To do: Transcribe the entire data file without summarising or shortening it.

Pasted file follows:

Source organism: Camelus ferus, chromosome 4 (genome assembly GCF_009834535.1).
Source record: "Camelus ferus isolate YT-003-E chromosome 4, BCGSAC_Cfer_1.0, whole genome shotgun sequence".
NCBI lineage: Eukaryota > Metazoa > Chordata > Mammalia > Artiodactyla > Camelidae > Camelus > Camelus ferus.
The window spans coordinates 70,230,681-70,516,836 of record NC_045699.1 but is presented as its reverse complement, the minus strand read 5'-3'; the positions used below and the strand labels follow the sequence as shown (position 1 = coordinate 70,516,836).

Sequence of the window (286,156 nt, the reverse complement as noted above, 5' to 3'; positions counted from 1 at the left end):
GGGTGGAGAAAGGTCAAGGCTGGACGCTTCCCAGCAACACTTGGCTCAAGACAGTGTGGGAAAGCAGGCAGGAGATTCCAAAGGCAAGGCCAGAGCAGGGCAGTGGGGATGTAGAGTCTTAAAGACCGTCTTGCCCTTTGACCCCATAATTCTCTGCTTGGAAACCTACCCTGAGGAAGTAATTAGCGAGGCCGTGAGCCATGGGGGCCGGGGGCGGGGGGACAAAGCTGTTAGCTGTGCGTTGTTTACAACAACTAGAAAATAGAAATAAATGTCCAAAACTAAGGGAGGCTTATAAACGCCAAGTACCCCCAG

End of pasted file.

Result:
Source organism: Camelus ferus, chromosome 4 (genome assembly GCF_009834535.1).
Source record: "Camelus ferus isolate YT-003-E chromosome 4, BCGSAC_Cfer_1.0, whole genome shotgun sequence".
NCBI lineage: Eukaryota > Metazoa > Chordata > Mammalia > Artiodactyla > Camelidae > Camelus > Camelus ferus.
The window spans coordinates 70,230,681-70,516,836 of record NC_045699.1 but is presented as its reverse complement, the minus strand read 5'-3'; the positions used below and the strand labels follow the sequence as shown (position 1 = coordinate 70,516,836).

Sequence of the window (286,156 nt, the reverse complement as noted above, 5' to 3'; positions counted from 1 at the left end):
GGGTGGAGAAAGGTCAAGGCTGGACGCTTCCCAGCAACACTTGGCTCAAGACAGTGTGGGAAAGCAGGCAGGAGATTCCAAAGGCAAGGCCAGAGCAGGGCAGTGGGGATGTAGAGTCTTAAAGACCGTCTTGCCCTTTGACCCCATAATTCTCTGCTTGGAAACCTACCCTGAGGAAGTAATTAGCGAGGCCGTGAGCCATGGGGGCCGGGGGCGGGGGGACAAAGCTGTTAGCTGTGCGTTGTTTACAACAACTAGAAAATAGAAATAAATGTCCAAAACTAAGGGAGGCTTATAAACGCCAAGTACCCCCAG